Common Good Iowa

CGI News: Children of color in Iowa face disparate outcomes that jeopardize their well-being

January 10, 2024

The persistent gaps in child well-being across race and ethnicity identified by the 2024 Race for Results report require action from Iowa lawmakers

Des Moines, IA — Children of color in Iowa fare at best modestly better than their peers nationwide — and far more poorly than their white Iowa peers, according to Annie E. Casey Foundation’s 2024 Race for Results report. These findings reflect failure in Iowa and nationally to equip all children to succeed. Policy choices and lack of support for families result in particularly dire outcomes for Black, Latino and American Indian or Alaska Native children.

Children of color — representing 1 of every 4 children in the state — face significant barriers to opportunity: fewer opportunities to live and play in safety, access affordable education from preschool to college and skills training and make ends meet. All told, even white children in Iowa fare only slightly above the average for white children nationally, a level best described as top of the middle of the pack.

“For at least a decade, Iowa lawmakers have prioritized tax cuts disproportionately benefiting the wealthiest Iowans over supporting policies and programs that improve the well-being of children,” said Anne Discher, executive director of Common Good Iowa, a member of the KIDS COUNT network. “It is time for a reordering of our priorities. Our kids — all of them — are depending on us for a brighter future.”

The Race for Results index standardizes scores across 12 indicators that represent well-being milestones from cradle to career, converting them into a scale ranging from 0 to 1,000 to make it easy to compare and see differences across states and racial and ethnic groups. Indicators are grouped into four areas: early childhood, education and early work experiences, family resources and neighborhood context.

Here are scores for Iowa and the U.S. average, along with Iowa’s ranking among states for which data was available:

  • Black or African American: Iowa: 403 (26th of 46 states); U.S.: 386

  • Hispanic or Latino: Iowa: 505 (12th of 50 states); U.S.: 452

  • American Indian or Alaskan Native: Iowa: 547 (7th of 31 states); U.S: 418

  • Two or more races: Iowa: 578 (26th of 50 states); U.S.: 612

  • Asian and Pacific Islander: Iowa: 704 (30th of 45 states); U.S.: 771

  • White: Iowa: 720 (18th of 50 states); U.S.: 697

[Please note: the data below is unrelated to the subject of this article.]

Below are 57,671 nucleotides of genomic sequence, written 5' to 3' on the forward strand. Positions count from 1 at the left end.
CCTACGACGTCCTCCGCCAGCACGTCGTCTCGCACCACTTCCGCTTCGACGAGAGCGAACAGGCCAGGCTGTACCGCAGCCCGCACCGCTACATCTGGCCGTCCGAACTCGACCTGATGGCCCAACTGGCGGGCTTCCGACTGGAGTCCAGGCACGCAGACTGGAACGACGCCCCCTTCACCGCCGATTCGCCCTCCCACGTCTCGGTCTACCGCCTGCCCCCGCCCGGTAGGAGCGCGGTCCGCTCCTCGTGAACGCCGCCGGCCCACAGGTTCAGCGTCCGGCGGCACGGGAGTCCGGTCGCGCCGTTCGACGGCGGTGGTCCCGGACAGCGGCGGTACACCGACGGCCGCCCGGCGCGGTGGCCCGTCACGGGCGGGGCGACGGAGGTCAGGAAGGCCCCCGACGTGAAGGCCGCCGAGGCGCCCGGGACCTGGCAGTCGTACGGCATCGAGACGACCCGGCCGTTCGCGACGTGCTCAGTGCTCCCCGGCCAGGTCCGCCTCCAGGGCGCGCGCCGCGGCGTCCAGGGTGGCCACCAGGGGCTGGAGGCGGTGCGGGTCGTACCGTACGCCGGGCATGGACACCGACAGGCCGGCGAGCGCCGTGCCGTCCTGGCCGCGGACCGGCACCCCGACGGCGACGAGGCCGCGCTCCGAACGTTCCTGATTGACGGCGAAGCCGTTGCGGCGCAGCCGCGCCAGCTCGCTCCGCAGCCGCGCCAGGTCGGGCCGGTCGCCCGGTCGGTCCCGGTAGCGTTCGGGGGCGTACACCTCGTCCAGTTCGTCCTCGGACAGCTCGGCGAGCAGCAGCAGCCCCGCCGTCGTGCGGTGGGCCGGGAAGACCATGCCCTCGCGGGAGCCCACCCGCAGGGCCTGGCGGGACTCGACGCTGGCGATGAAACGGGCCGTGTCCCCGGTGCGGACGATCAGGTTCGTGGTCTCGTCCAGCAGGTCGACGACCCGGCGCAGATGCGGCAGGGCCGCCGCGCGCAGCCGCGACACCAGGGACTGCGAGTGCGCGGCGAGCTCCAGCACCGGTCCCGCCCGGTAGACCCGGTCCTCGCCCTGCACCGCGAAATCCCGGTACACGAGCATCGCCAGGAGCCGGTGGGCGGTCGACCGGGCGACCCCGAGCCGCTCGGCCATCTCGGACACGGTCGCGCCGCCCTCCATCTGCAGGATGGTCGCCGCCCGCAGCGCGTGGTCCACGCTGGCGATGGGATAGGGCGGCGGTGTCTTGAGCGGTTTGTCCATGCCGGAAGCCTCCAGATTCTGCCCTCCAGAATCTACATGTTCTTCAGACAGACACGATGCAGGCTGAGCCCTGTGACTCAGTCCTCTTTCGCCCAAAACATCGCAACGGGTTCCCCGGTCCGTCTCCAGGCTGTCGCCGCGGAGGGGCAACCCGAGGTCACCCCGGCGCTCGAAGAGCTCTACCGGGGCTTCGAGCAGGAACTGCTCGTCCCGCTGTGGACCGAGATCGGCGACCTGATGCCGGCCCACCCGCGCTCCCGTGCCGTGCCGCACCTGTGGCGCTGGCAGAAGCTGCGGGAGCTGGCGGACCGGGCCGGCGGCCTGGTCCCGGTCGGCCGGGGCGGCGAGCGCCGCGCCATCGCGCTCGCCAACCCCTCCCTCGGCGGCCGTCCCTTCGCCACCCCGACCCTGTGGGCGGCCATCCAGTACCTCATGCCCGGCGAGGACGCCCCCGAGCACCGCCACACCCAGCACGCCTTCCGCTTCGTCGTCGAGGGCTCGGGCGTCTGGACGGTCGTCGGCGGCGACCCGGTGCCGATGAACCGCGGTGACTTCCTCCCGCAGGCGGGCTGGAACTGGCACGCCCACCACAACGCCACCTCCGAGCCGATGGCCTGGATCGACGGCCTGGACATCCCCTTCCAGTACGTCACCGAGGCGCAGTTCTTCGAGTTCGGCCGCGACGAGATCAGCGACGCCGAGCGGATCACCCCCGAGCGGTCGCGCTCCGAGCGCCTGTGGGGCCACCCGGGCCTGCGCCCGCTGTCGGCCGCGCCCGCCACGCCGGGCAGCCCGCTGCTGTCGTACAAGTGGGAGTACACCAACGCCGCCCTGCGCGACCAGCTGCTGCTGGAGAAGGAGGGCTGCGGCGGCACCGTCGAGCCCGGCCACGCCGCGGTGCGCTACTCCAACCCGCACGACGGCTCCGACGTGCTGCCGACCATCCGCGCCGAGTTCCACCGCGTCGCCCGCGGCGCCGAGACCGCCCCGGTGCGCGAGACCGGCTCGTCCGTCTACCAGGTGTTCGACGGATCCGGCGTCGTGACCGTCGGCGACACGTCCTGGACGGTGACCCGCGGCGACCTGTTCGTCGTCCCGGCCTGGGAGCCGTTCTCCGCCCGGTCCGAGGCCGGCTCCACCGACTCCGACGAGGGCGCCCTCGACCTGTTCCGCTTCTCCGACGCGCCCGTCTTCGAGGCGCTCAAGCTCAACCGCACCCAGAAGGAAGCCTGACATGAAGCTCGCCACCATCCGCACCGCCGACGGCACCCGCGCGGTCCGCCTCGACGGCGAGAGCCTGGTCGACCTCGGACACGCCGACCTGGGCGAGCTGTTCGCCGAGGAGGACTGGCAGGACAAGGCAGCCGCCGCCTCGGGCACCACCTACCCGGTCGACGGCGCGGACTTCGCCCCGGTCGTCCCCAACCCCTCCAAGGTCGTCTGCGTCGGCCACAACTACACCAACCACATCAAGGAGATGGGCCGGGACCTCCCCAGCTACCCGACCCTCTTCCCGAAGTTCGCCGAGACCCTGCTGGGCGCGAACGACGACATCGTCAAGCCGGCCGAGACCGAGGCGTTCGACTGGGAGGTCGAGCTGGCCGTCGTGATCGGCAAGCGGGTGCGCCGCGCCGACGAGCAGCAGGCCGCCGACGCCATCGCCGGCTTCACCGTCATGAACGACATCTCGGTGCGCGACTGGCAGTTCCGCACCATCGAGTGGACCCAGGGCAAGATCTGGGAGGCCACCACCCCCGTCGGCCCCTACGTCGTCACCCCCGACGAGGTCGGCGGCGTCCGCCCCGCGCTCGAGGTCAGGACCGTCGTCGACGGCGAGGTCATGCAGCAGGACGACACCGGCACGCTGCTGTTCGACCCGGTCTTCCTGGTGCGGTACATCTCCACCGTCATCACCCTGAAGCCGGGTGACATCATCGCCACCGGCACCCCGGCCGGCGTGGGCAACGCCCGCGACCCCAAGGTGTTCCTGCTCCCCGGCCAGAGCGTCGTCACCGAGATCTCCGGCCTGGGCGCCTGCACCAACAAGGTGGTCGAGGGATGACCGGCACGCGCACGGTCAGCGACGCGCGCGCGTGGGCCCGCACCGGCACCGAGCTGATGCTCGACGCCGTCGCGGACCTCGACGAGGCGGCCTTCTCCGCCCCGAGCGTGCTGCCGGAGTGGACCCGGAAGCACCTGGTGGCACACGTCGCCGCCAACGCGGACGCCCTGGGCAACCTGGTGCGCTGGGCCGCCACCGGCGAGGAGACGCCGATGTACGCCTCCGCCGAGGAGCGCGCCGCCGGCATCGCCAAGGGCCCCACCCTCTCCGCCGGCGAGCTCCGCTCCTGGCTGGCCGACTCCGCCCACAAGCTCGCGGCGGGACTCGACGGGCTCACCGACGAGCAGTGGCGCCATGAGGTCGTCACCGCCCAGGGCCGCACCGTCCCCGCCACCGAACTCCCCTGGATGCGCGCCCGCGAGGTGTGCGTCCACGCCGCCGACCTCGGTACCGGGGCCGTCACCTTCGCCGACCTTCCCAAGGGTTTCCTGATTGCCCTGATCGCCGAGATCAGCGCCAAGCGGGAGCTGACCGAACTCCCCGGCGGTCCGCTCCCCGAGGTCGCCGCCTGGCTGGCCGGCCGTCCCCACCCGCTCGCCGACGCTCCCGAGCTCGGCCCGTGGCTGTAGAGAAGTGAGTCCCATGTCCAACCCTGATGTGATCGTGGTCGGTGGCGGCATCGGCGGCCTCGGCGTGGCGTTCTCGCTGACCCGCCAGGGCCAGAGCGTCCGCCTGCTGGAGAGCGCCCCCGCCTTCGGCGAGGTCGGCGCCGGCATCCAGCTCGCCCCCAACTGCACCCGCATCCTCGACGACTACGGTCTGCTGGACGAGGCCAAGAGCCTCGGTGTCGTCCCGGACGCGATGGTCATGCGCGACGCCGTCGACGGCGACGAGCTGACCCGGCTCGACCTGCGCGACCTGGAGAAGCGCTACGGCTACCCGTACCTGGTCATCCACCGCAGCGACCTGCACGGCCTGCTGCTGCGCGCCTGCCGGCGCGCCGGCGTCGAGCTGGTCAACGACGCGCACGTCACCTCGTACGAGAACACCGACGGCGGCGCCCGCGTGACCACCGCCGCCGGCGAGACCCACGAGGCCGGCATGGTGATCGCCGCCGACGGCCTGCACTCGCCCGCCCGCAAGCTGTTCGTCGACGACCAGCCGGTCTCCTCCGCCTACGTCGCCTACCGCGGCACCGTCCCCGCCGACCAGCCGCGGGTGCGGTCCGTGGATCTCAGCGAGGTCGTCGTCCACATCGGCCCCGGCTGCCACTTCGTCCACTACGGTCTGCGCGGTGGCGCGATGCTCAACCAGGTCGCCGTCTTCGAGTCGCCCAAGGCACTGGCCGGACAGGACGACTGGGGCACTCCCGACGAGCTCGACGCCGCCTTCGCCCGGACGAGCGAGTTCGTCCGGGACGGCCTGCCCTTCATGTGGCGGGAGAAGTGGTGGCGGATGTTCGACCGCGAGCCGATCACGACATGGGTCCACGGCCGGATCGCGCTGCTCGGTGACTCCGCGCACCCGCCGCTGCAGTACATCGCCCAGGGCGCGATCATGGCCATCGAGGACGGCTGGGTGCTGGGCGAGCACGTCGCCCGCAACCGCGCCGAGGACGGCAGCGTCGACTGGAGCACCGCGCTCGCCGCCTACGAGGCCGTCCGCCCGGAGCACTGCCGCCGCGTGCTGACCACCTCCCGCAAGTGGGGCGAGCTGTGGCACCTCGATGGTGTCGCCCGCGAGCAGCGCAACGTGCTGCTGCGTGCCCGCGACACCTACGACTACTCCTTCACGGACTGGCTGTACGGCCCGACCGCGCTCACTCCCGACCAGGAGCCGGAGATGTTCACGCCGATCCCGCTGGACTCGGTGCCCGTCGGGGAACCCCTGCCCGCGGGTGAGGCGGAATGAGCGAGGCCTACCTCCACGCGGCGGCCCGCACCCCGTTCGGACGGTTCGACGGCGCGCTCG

“This report highlights the importance of disaggregating data by race and ethnicity. Iowans are used to seeing our state near the top of the list on similar studies,” said Discher. “When we break down the numbers, we get a truer, if more alarming, picture of how we are doing as a state in needing the needs of children, especially children of color.”

Nationally, Asian and Pacific Islander children have the highest index score at 771, followed by white children at 697 and children of two or more races at 612. Scores for Latino (452), American Indian or Alaska Native (418) and Black children (386) are considerably lower. Calculations of the index for all 50 states show that experiences vary widely depending on where a child lives, from a high of 877 for Asian and Pacific Islander children in New Jersey to a low of 180 for American Indian or Alaska Native children in South Dakota.

Young people are missing critical developmental milestones as a direct result of choices to fail to invest in policies, programs and services that support children, especially in under-resourced communities and communities of color.

The Casey Foundation introduced the Race for Results index in a 2014 report and updated it in 2017. This third edition of the report carries data from the aftermath of the COVID-19 pandemic that demonstrate both the urgency of ensuring all children can thrive and the promise of policy prescriptions for achieving that goal. Race for Results contends that young people are missing critical developmental milestones as a direct result of choices to not invest in policies, programs and services that support children, especially in under-resourced communities and communities of color.

The Casey Foundation makes several recommendations in Race for Results toward improving outcomes for all children:

  • Congress should expand the federal child tax credit. The temporary, pandemic-era expansion of the CTC 2.1 million children out of poverty

  • States and Congress should expand the earned income tax credit.

  • Lawmakers should consider baby bonds and children’s savings accounts — programs that contribute public funds to dedicated accounts to help families save for their children’s future.

  • Policymakers must create targeted programs and policies that can close well-being gaps for young people of color, because universal policies are important but insufficient for continued progress.

The 2024 Race for Results report is available at


Common Good Iowa’s team of policy advocates and analysts leverage reliable data, solid analysis and collaborative relationships to craft policy solutions to Iowa’s most pressing problems. Our vision is a state where children and families are healthy and secure, workers thrive, and clean air and water contribute to a healthy future for all. Learn more at                                                            


The Annie E. Casey Foundation creates a brighter future for the nation’s young people by developing solutions to strengthen families, build paths to economic opportunity and transform struggling communities into safer and healthier places to live, work and grow. For more information, visit Race for Results® is a registered trademark of the Annie E. Casey Foundation.

For More Information:

Anne Discher, Common Good Iowa executive director,

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